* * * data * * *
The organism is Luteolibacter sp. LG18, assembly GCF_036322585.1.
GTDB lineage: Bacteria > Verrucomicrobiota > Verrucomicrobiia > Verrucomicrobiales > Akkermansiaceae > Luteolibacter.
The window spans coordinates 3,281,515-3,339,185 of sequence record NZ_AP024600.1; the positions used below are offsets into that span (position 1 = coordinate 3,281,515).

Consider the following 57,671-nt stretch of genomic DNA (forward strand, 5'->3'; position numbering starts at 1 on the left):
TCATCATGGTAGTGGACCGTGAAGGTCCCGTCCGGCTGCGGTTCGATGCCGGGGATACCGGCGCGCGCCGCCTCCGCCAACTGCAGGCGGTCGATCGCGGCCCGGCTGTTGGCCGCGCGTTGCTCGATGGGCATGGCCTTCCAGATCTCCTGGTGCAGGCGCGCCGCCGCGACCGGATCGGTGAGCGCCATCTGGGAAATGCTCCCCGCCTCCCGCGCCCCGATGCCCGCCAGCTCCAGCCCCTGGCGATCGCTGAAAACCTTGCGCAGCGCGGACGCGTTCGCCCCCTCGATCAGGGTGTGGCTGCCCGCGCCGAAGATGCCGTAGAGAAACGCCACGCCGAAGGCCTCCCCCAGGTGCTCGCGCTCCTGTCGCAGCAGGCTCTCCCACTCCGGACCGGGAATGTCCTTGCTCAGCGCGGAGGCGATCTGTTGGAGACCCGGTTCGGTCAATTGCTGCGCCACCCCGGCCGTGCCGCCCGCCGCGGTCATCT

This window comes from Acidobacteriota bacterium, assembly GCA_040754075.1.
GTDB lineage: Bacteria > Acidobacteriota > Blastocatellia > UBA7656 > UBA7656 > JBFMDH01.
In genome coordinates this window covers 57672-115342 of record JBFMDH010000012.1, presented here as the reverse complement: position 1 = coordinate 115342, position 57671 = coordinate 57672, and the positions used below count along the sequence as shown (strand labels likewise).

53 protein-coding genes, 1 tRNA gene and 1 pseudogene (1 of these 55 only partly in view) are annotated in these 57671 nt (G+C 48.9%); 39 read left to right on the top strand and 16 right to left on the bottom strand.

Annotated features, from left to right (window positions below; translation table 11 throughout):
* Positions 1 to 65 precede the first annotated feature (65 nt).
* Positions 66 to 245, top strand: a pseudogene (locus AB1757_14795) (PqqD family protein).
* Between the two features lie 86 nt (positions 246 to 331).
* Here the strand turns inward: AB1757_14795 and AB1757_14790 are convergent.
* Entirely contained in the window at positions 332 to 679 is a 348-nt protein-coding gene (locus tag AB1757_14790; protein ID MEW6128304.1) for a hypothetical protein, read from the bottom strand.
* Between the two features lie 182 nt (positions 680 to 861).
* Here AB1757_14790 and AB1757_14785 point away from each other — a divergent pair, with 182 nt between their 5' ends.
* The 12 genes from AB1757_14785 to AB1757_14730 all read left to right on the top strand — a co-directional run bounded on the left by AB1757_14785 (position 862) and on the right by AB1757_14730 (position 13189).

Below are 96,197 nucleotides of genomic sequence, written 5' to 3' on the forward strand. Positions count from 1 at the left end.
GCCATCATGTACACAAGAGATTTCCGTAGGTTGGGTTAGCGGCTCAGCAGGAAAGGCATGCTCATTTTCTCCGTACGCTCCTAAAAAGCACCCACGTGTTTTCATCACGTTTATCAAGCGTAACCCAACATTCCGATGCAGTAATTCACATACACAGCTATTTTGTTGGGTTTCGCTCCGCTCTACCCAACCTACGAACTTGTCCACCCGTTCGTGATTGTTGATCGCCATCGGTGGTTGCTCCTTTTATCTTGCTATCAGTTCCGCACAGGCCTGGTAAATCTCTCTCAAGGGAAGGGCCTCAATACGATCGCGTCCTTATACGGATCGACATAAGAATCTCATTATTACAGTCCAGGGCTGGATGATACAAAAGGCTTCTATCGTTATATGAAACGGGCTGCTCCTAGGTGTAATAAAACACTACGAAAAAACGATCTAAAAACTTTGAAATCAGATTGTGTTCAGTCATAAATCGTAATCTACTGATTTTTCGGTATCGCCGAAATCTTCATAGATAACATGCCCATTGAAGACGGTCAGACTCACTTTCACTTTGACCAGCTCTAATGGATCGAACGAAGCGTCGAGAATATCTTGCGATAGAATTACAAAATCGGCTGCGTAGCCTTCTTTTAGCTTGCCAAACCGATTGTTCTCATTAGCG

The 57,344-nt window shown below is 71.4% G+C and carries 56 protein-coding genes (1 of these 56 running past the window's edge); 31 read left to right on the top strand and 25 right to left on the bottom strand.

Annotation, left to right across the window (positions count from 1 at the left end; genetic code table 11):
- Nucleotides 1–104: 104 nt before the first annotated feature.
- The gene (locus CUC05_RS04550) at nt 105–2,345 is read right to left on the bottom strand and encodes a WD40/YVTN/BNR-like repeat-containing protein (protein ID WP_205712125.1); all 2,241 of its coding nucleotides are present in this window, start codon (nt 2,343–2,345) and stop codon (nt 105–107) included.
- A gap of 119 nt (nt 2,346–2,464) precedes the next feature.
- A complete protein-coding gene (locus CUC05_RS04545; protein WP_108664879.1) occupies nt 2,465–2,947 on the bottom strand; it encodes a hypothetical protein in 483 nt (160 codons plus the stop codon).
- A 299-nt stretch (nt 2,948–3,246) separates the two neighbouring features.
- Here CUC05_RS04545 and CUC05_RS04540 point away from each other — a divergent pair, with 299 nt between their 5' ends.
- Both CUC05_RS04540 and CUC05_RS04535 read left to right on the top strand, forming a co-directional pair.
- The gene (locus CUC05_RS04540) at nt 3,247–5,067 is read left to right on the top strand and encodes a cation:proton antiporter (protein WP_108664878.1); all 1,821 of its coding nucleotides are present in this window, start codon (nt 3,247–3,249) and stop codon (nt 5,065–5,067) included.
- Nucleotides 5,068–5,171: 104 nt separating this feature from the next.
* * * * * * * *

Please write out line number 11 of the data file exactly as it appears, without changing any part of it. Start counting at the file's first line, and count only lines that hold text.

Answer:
* Positions 1 to 65 precede the first annotated feature (65 nt).